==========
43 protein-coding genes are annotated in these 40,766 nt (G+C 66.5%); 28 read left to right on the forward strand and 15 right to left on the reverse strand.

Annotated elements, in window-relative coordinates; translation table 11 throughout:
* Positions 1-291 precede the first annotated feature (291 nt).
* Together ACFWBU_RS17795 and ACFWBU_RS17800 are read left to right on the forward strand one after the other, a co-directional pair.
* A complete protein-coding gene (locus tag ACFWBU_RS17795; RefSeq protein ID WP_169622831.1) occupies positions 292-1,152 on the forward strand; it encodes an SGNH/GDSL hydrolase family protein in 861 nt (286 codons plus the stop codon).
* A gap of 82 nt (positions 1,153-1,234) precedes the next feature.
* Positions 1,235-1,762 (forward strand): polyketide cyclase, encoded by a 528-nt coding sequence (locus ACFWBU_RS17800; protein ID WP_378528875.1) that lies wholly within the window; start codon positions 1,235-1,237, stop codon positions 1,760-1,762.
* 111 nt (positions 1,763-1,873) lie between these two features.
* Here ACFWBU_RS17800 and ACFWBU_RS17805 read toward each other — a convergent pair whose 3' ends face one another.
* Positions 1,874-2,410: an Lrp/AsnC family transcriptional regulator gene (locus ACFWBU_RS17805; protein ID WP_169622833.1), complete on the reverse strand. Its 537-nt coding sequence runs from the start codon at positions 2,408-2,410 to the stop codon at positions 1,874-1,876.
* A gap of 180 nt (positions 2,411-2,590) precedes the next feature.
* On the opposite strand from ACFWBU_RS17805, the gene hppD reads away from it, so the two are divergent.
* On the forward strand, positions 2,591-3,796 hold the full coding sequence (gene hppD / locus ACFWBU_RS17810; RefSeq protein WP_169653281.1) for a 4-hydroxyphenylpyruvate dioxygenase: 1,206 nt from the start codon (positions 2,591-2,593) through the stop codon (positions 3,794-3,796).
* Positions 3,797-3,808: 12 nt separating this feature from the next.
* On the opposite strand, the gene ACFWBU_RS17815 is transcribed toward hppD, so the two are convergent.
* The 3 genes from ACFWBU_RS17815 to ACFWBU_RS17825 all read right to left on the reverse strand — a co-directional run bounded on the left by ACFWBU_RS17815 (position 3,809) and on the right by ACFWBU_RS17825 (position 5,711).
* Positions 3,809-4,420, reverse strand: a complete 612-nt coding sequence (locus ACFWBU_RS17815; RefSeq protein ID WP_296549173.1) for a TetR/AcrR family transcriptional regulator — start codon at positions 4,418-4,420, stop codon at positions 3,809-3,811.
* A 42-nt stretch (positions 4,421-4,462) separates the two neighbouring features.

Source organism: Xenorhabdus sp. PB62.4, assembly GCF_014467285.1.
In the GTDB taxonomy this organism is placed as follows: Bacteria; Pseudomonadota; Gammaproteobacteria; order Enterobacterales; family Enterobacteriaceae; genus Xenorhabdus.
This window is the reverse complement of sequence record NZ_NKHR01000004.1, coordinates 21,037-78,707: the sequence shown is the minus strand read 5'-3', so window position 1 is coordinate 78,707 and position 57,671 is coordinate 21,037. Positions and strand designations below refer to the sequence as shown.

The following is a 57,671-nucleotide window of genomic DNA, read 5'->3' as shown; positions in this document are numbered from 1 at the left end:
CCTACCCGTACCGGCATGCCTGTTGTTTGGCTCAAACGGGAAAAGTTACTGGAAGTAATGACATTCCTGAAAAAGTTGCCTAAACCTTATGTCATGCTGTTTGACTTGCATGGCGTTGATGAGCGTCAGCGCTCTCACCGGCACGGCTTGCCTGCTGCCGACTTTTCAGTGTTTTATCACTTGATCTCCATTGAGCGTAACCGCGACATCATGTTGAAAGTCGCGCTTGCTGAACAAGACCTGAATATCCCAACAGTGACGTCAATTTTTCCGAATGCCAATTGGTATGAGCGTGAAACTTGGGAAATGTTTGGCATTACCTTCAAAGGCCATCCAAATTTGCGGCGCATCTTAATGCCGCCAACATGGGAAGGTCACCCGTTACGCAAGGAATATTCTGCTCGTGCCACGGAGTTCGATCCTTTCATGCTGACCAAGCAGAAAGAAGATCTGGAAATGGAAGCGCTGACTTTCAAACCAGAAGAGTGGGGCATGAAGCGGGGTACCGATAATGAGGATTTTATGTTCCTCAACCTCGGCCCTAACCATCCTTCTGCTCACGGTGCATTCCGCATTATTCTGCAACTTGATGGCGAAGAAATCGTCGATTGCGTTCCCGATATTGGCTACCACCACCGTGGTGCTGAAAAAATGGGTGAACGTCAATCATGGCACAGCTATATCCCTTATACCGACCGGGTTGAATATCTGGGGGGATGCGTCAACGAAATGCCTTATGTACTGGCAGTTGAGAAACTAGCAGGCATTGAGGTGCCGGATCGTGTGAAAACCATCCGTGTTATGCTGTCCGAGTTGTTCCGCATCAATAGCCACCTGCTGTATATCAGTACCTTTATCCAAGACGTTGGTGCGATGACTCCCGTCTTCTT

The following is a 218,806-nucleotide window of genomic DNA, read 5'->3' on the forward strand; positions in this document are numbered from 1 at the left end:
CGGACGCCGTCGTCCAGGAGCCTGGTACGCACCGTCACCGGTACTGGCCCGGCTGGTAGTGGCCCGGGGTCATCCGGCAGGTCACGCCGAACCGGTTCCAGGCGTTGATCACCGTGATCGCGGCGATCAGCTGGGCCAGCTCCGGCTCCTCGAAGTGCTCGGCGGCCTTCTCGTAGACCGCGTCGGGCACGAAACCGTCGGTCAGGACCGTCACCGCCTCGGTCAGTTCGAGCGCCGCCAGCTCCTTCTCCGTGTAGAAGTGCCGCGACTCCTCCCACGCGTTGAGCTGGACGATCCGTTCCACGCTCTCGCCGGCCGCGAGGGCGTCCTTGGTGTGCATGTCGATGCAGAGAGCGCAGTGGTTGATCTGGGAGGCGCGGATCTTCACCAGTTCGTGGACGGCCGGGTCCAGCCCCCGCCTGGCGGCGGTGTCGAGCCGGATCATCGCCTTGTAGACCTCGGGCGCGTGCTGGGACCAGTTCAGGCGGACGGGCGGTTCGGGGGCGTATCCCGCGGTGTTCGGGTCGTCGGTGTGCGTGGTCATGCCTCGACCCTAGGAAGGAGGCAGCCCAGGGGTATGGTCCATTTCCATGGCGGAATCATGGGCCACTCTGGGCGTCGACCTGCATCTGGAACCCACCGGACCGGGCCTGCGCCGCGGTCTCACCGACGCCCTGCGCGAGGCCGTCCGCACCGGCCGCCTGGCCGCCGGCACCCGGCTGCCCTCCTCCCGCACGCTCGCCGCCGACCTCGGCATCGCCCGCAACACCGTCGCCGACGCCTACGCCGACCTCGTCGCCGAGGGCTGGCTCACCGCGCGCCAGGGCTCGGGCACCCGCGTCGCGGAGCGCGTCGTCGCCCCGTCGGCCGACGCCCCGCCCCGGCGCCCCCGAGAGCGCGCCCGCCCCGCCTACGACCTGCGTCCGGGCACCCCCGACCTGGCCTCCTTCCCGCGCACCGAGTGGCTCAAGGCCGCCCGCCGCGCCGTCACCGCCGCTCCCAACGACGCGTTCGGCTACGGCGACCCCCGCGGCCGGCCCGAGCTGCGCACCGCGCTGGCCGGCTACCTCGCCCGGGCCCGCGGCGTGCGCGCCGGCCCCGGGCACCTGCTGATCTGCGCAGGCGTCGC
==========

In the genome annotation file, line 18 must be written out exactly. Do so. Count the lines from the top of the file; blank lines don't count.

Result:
* A 42-nt stretch (positions 4,421-4,462) separates the two neighbouring features.